Paddling Lake Charlotte
Lake Charlotte offers a smorgasbord of paddling. Traditional we
start on the wide, usually slow moving, Trinity River at it’s junction
with I-10, east of Houston. There are boat ramps on the turnarounds
on either side of the river but we have always put in on the west side.
Then we paddle up against the current for about a half mile and take a
little bayou looking stream to the north east which is called Lake Pass.
This stream goes through a swamp with some high ground. It frequently
floods and takes out trees so there are always downed trees as well as
brush growing in the water to give lots of practice on boat control, especially
if in a kayak. We share the river with power boats, air boats, and
in the summer, jet skis. A few boats venture a short ways into Lake
Pass. On every trip only one or no power boats make it up to any
of the Lakes except sometimes a boat comes into the lake from a pass on
the north side of it.
Put-In Under the I-10 Bridge over the Trinity River
Looking across Miller Lake from the Entrance channel. Captain's Miller's grave is near the largest tree behind the paddlers.
night herons, Forrester terns, royal terns, ring-billed gullls, mottled
ducks, great egrets, roseate spoonbills, double crested cormorants, coots,
snow geese, snowy egrets, osprey and even eagles are possible.
Usually we see lots of white ibis both along Lake Pass and on the north
side of Lake Miller, back in the swamp. Sometimes we see hundreds of feeding
egrets and herons or lots of roseate spoonbills if the water is low.
Our last choice is
to paddle back out the little pass to Lake Pass and continue on to Lake
Charlotte, the largest of the lake trilogy. The pass gets narrower
and has lots of trees down. Sometimes we hear and see a pileated
woodpecker working the still standing dead trees that are just at the
mouth of Lake Charlotte. We work our way through the tight pass and suddenly
find ourselves in a much larger lake. This lake often is affected
by the wind and can have high waves. I've never seen it so high
I couldn't paddle it, even in a canoe but once, a friend and I fought
the wind for nearly an hour before making it across to Cedar Hill.
This used to be just a little shell bottomed high place and one of the
few you could count on for a lunch stop or even a nice, cooling swim in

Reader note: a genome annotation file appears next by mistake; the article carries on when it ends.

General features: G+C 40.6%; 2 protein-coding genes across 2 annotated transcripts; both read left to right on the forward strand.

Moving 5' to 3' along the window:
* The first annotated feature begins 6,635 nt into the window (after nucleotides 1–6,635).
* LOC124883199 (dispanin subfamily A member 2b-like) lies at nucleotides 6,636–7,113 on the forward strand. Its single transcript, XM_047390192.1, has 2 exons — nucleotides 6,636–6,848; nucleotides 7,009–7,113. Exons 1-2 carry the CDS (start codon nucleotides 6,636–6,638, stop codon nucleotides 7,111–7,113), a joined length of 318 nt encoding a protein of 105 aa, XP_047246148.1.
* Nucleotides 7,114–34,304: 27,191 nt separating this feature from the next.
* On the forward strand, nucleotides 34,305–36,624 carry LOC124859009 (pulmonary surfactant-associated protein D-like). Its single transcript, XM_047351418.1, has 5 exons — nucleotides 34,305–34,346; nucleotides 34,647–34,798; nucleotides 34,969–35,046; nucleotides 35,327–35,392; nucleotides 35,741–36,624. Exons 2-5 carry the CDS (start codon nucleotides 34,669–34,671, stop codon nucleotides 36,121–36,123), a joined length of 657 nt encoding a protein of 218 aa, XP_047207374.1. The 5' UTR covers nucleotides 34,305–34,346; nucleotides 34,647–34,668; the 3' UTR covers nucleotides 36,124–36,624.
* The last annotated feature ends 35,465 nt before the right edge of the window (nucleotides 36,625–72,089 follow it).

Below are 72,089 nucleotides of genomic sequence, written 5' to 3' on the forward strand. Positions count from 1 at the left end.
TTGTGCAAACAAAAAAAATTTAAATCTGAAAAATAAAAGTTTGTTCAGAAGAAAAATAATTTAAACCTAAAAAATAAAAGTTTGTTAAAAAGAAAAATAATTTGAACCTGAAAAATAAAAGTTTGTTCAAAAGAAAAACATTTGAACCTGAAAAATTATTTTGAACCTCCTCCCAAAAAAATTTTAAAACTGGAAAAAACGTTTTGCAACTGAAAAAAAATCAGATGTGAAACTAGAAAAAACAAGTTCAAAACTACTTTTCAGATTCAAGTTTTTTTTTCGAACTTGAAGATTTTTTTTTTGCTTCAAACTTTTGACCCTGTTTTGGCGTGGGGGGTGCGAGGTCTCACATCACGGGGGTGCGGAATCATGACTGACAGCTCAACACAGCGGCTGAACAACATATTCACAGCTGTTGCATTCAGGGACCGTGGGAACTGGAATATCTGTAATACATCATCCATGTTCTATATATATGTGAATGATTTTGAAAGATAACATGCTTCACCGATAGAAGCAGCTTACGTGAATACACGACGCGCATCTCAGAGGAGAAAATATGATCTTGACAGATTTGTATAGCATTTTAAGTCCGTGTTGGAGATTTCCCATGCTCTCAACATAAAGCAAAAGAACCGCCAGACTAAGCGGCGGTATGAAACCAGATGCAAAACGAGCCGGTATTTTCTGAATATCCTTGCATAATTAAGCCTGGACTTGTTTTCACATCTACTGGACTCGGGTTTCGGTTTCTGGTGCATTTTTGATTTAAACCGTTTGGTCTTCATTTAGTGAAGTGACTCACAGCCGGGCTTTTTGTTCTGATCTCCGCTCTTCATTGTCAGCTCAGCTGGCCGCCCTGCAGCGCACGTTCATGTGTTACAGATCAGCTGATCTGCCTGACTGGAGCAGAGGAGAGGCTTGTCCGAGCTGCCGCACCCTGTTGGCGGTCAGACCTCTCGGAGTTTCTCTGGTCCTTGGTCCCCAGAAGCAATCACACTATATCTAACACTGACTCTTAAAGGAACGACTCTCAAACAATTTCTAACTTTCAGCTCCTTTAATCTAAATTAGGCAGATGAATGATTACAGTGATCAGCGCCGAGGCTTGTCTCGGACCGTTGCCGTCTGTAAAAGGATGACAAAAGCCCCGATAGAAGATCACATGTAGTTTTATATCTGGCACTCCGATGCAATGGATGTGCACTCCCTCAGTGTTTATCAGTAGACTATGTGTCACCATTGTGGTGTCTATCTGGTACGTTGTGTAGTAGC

the clear water. Now it is a park , Cedar Hill Park. Directions
to it are below.. I think you can camp there. You can certainly
use it for a paddle and then come back and have a meal there. The
picnic area is just up from the primitive boat ramp.
Captain Miller's marker - this is on about the highest point before the pipeline and only about 100 feet from the pipeline towards the lake. One of the largest Oaks in the area is only about 20 feet to the back and left of the grave. If you can see water to your right, you need to go back down the pipeline to the next white marker and then come in and look for the green metal stakes that outline the marker.
Cypress Gnomes along the northeast side of Miller Lake
We can also paddle
northwest from Cedar Hill and after about 3/4 of a mile of paddling, come
to a large pass heading north. This is Mac Bayou and leads through
higher ground with cypress mixing with other trees, and even some pine
appearing. At the beginning, the banks are sandy. Later, they
are covered in mud in wet times. This pass will take you up to a cut that
leads to a sulfur plant that is no longer in use. If you turn west
here, you will paddle about 1/2 of a mile and meet the Trinity.
In this cut, willows now line the banks and it is much more open. We often
meet boats in both these areas. The Trinity is the widest of all and has
the most boat traffic. In the winter, most of the people are duck
hunters or fishermen. In the summer there are also water skiers
and jet skiers.
Note: This shows the entire area. The high ground almost directly across from the entrance is Cedar Hill Park.
To Cedar Hill Park – the
new put in on the eastern side.
View of bridge for put-in and take-out.
Web site by Marilyn B. Kircus. Last modified on September 21, 2003